I'm embarrassed to say I once believed in this company's possibilities.
It's not manipulated. This happened before without manipulation. Losses lead to more losses sometimes just because of market conditions. When Aubry got stuck several years ago we all got hurt as he sold millions of shares to cover his margin losses. This is what is happening now. It is oversold not because it is worth so much less but because those selling need to sell. Soon, hopefully, they will be done and the stock price will rebound dramatically, and not over many months or a year but over weeks and a few months.
Your response is interesting. Instead of telling the poster why he is mistaken, you insult him by questioning his "understanding" of things. It would be like me just posting that you are an arrogant sob rather than explaining what you do that makes you that way.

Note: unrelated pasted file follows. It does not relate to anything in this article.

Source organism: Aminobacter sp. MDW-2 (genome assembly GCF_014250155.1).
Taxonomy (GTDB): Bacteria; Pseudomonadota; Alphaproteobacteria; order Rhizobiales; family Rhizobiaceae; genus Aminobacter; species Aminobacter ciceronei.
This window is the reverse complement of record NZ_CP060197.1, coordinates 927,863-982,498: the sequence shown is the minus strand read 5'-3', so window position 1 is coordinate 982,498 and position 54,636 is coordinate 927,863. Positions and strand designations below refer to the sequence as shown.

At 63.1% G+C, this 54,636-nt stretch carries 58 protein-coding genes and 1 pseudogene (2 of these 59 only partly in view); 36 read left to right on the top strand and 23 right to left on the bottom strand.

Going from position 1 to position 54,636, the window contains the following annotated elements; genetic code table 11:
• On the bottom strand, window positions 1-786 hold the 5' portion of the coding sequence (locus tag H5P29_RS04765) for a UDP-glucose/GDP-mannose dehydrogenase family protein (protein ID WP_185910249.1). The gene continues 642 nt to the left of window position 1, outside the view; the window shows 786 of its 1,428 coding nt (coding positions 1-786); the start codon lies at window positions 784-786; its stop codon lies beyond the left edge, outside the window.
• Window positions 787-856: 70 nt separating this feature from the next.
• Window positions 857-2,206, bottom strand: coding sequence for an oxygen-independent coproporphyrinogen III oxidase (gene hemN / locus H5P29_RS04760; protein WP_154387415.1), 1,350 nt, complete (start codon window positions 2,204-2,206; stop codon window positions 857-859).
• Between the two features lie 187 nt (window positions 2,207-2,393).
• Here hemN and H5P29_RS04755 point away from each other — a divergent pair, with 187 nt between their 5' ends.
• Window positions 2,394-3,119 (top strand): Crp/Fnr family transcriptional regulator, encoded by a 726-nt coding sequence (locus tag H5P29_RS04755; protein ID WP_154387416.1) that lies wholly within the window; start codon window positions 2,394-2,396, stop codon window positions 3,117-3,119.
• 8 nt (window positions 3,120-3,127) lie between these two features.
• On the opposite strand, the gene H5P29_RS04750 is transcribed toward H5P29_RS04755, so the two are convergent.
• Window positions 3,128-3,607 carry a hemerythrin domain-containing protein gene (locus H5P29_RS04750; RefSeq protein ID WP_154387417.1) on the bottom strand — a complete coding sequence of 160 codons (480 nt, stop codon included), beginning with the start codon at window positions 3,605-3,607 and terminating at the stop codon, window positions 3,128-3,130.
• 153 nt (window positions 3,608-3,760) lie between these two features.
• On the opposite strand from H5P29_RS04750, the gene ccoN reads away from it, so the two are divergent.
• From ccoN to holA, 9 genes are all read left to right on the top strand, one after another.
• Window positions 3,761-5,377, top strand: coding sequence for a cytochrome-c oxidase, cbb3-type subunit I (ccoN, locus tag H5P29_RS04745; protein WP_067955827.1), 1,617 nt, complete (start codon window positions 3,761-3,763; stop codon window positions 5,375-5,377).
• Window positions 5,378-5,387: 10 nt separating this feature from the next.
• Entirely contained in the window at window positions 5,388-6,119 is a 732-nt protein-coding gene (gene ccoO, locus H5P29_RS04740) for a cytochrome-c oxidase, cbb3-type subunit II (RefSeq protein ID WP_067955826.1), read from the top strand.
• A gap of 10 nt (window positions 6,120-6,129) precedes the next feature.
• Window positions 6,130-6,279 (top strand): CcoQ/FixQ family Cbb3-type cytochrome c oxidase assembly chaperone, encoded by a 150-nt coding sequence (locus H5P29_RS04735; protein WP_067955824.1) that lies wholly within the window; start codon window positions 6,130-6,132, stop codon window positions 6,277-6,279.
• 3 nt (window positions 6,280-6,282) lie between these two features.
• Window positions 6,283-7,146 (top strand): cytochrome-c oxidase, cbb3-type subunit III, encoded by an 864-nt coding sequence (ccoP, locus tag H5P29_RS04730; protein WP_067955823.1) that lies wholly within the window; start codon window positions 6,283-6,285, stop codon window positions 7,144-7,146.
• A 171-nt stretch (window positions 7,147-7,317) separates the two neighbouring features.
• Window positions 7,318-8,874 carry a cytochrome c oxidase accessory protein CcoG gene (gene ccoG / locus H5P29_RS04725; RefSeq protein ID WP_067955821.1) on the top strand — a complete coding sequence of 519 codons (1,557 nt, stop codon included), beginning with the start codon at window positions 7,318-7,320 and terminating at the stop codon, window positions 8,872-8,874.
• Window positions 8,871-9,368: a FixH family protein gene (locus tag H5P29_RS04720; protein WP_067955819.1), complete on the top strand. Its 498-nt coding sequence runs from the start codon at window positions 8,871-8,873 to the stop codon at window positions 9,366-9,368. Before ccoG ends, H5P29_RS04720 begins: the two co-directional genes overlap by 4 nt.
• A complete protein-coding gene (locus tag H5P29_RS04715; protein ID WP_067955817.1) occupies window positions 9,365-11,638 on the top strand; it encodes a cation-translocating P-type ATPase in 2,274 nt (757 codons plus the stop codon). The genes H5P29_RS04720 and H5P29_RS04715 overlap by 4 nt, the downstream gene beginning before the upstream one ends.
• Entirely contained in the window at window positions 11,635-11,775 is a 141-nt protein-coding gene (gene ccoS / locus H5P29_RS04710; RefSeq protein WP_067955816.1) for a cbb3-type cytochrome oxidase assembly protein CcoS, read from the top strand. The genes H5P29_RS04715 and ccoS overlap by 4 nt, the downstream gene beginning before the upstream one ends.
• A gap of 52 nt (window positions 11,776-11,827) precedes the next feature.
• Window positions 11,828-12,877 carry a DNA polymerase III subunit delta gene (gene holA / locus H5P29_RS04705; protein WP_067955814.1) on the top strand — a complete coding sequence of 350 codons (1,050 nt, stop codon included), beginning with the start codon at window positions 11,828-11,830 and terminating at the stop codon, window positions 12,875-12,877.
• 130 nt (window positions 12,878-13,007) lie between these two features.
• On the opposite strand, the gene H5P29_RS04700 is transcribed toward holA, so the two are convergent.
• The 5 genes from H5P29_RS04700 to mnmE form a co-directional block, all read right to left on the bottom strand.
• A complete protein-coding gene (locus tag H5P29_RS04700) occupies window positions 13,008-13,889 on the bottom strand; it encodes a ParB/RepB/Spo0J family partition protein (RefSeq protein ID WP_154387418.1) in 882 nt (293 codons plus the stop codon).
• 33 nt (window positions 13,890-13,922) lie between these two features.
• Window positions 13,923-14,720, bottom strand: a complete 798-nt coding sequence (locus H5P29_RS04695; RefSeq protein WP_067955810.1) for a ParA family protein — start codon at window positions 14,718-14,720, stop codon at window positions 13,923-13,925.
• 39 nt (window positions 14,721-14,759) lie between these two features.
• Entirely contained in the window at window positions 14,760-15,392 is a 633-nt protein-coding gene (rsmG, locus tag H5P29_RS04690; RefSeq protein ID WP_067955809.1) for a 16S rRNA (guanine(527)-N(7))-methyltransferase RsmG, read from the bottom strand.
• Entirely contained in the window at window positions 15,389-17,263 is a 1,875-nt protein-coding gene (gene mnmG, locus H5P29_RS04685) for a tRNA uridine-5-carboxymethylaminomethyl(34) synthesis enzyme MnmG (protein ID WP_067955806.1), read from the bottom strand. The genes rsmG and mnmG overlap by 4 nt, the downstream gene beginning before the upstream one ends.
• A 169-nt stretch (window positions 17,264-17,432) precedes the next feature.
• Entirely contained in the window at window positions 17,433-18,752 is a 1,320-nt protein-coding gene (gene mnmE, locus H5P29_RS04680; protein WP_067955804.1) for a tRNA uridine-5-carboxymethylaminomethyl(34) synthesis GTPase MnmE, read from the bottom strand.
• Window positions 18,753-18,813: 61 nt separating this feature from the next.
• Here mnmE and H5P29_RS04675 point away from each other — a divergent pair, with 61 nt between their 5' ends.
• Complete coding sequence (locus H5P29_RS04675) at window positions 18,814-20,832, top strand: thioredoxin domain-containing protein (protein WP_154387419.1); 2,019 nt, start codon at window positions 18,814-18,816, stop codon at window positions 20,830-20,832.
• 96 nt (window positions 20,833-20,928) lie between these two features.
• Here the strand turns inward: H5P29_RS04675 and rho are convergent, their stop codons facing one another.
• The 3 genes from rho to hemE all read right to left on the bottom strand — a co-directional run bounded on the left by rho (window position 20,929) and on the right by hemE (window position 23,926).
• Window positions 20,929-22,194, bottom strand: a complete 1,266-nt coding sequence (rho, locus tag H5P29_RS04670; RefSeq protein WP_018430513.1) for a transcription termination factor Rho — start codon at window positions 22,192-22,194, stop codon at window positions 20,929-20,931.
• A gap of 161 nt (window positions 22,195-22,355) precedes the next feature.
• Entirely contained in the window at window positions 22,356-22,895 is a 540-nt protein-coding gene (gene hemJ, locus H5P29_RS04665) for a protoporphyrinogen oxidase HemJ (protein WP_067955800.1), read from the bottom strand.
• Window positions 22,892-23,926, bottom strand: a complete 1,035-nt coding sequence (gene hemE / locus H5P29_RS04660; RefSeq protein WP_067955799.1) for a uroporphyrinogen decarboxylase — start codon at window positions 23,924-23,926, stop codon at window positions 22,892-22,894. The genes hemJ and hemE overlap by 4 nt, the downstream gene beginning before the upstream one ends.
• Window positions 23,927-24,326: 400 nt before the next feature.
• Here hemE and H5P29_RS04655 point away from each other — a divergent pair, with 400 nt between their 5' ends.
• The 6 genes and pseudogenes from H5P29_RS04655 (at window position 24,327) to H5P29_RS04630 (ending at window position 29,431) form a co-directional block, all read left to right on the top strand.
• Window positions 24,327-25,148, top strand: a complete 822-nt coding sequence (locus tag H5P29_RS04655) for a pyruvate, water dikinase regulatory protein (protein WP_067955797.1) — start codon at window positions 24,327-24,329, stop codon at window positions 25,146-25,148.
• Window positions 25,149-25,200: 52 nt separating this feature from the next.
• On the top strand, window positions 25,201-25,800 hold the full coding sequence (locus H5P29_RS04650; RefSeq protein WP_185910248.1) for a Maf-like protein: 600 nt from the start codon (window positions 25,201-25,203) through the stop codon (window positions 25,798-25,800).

Speaking of useless information, you just gave us useless information about useless information. Thanks so much to you, too.
A month ago I ran out of CO2 and stopped at my Staples, where I have picked up my 130L CO2s for a long time, to get some. They were out of 130L, and I picked up a 60L. Friday I tried again and they stilled hadn't received their shipment. So, I decided to drive about 6 miles to BBB, which I did yesterday.
The guy who took care of me wasn't sure if they had them because the place they normally were only had returned units. They searched and found them and I got a couple.
I also couldn't find at either Staples or BBB diet energy drink and both places had low levels of choice.